Who Really Owns Your Website? An Interview with Jonathan Guy

Who Really Owns Your Website? An Interview with Jonathan Guy

It has never been easier to build your own business website. Various companies now offer an easy route in, for anyone looking to get their feet on the first rung of the ladder and build an online presence for their business.

However, as Jonathan Guy of Aqueous Digital explains, while these quick solutions might offer much in the way of convenience, they have several major drawbacks for long-term business planning and objectives.

“You can see the attraction of a drag-and-drop website building solution, especially when it seems to compete so effectively on price. But there may be hidden barriers to further development that can have serious implications further down the line.”

 

Buy or Lease?

“When it comes to your car, it should be pretty clear to you the difference between buying a vehicle and leasing it. Both can have their advantages and drawbacks, depending on the nature of your business. What matters is that you’re clear up front which option you’re taking.”

The issue with some websites is that if you use a provider who supplies your hosting, along with the template for your site, then, in effect, you are renting online space, without owning any of it.

 

“That attractive package, involving everything neatly packed together for you, might be less attractive when you find that everything on it belongs not to you but to the provider”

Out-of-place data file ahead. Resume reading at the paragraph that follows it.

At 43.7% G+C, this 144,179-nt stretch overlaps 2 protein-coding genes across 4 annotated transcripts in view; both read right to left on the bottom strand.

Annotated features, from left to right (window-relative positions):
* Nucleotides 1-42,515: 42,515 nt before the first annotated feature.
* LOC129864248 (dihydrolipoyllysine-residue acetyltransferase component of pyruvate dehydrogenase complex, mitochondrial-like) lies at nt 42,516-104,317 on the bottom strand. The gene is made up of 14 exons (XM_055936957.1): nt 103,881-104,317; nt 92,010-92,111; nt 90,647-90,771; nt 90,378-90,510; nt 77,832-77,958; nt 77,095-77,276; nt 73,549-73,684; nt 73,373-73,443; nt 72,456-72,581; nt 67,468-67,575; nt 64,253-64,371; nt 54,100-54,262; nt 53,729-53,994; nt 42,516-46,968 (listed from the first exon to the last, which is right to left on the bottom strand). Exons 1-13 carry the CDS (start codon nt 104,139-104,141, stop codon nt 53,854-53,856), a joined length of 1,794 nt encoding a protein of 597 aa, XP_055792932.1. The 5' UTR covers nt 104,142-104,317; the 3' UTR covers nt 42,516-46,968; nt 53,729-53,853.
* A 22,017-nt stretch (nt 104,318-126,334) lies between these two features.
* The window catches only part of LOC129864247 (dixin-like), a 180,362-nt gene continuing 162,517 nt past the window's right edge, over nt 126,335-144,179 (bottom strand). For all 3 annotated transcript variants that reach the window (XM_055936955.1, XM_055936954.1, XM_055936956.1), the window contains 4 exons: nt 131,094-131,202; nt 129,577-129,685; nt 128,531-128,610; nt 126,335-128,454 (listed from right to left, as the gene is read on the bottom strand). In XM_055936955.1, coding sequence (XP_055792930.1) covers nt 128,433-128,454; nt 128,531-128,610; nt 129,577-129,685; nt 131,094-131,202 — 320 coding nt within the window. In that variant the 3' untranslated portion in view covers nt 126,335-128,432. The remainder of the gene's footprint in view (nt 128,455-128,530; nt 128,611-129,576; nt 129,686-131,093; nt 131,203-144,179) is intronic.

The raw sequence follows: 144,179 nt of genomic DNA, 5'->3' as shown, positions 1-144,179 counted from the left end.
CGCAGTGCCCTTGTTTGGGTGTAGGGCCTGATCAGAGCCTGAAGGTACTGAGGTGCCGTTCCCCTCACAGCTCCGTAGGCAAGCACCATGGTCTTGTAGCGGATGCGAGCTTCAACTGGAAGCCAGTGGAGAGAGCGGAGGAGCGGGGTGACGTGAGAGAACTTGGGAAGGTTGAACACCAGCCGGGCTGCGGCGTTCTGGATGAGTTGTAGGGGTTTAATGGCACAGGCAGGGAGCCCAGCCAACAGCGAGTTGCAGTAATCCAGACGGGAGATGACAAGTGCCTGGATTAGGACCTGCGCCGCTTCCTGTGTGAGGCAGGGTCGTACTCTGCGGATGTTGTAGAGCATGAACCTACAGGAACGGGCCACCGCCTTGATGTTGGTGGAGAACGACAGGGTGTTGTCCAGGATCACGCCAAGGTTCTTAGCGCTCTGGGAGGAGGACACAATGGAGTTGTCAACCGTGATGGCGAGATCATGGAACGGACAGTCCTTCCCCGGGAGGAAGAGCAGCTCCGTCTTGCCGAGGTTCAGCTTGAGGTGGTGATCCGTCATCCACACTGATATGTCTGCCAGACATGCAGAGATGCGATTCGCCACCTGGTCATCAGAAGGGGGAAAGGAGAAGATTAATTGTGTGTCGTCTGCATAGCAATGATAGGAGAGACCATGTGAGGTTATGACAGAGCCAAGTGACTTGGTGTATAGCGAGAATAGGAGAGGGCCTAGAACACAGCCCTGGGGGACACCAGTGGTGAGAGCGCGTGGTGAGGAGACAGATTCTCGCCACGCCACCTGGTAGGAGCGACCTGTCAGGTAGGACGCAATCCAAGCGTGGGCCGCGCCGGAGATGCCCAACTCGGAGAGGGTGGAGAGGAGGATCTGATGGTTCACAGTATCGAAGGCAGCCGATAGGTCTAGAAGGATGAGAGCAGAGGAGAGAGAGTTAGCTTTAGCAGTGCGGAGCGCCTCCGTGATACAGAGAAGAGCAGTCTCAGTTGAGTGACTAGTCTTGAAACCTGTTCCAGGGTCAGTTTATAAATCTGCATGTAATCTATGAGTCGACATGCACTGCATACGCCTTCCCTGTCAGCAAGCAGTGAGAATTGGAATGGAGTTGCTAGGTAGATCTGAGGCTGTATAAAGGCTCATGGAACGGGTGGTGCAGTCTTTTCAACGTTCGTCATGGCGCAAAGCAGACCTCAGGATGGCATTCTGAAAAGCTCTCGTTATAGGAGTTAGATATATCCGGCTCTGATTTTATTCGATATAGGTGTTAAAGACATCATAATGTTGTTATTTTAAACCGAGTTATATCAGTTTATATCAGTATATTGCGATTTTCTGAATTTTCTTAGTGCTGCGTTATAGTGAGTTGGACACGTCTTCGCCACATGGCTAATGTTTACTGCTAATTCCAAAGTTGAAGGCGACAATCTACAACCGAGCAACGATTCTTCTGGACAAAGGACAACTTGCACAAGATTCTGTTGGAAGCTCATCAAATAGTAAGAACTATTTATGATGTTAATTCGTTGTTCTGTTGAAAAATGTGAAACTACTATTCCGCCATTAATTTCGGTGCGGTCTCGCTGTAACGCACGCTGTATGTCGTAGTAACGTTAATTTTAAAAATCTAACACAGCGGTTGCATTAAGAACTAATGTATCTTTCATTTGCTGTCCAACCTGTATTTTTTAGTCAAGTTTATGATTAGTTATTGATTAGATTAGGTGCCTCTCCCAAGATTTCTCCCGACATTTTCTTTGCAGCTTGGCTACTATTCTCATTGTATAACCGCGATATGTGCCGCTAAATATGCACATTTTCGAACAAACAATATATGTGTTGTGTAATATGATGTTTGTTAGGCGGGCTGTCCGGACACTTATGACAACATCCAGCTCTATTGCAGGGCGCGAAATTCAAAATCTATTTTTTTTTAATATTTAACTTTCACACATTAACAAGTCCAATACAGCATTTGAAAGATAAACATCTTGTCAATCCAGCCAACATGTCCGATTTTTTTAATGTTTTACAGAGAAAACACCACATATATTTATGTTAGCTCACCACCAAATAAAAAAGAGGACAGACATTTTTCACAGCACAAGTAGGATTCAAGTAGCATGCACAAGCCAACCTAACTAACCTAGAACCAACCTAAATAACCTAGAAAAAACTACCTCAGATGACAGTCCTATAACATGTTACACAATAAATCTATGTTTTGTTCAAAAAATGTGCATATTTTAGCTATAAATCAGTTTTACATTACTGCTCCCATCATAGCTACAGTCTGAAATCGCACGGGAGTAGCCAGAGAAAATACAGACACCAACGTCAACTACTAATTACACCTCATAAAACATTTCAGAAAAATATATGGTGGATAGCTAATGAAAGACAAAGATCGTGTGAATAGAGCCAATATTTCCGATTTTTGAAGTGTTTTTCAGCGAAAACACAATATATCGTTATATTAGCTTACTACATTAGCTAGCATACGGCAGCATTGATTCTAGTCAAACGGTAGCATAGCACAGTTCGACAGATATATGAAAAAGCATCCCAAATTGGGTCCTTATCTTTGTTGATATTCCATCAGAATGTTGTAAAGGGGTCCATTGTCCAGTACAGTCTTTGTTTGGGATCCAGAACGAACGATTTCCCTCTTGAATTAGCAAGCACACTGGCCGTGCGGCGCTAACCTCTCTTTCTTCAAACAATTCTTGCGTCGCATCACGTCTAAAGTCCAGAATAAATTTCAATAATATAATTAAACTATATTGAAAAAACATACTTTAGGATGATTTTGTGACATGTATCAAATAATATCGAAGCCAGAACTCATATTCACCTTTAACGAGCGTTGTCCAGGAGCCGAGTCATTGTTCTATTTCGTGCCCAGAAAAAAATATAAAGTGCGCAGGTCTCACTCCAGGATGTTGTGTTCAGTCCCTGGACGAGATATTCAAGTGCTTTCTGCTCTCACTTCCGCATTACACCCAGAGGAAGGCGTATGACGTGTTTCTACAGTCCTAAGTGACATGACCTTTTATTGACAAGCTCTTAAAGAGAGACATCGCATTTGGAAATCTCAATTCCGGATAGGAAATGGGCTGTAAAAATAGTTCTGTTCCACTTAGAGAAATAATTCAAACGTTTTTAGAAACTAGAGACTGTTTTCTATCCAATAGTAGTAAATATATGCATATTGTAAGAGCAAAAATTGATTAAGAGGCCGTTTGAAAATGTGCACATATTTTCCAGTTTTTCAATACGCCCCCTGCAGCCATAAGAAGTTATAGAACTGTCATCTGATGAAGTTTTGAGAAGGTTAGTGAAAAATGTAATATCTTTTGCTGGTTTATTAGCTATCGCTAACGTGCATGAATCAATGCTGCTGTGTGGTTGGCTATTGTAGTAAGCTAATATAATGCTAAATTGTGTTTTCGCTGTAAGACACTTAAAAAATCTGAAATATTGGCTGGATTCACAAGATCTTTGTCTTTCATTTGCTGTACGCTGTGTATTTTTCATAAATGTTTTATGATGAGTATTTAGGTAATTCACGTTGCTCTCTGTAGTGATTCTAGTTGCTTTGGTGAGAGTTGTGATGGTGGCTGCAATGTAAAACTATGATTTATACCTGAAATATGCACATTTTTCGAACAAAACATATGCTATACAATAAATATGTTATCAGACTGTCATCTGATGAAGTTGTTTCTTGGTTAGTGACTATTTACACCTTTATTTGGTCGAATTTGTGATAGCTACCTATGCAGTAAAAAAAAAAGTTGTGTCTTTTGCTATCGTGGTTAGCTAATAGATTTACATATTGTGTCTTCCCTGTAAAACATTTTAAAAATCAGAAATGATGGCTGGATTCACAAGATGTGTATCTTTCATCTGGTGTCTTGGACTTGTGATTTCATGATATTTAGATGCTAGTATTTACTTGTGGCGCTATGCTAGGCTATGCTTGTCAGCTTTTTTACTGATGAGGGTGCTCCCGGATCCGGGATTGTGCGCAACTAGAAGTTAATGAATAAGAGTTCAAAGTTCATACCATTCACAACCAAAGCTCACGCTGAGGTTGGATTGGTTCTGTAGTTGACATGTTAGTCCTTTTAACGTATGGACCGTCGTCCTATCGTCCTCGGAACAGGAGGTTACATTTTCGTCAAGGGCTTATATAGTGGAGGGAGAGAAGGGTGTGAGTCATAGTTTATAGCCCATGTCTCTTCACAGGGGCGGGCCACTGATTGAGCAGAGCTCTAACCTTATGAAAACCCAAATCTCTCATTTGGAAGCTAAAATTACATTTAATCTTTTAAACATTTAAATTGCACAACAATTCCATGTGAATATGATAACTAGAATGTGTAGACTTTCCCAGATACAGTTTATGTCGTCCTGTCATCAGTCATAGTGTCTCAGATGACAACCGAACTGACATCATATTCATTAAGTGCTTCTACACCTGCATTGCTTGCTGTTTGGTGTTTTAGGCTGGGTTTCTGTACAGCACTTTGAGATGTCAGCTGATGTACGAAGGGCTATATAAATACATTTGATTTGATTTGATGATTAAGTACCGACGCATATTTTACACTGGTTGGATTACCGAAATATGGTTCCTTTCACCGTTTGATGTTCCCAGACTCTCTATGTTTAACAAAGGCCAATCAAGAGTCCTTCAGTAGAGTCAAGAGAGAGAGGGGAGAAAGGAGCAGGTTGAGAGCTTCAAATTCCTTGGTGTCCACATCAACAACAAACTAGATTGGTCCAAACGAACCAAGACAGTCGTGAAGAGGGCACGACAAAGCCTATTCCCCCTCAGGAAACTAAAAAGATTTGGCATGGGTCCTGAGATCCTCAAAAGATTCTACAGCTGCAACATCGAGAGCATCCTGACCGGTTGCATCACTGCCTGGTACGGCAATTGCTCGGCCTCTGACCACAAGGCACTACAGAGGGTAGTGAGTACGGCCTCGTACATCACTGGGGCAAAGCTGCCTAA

Jonathan Guy, Aqueous Digital

 

This might not matter if you have a very simple site, and you plan to keep it that way. In business, though, the likelihood is that you will want your website to evolve, whether to attract more customers, meet rising demand or reflect changes in your offering.

“It could come as a shock to find that you own none of it, that the copyright for the site and its entire contents, whatever you’ve built on it, belongs to your provider and you cannot easily move it to a new site with another host.”

 

Other Website Issues

For websites looking to maximise their visibility, it is vital that they have the right kind of technical search engine optimisation (SEO) as a form of fine-tuning.

“Template-based hosted websites tend to restrict what you can do to refine their coding, just as you cannot switch the host or server. The quality of server can vary hugely, which impacts on your website’s performance and how visitors experience it.”

Similarly, these sites may be limited as to how scalable they are.

“If the only option they offer is to simply add pages, then they aren’t going to offer much flexibility in how you add and enhance content.”

Similarly, while there may be a reasonable amount of leeway in adding or refreshing content, the actual design of the site can be restrictive, because it is template-based.

 

Is a Quick Fix Website the Right Business Choice?

What this comes back to is what your website is for, and how it can best serve your business and its objectives.

 

“Going down the quick-fix route for website building may seem attractive, but in most forms of business, the quick-fix will only get you so far”

Jonathan Guy, Aqueous Digital

 

“Ultimately, your website should be a serious business investment,” Jonathan concludes.  “This means considering how it will serve your future strategic needs, not just your immediate requirements.”




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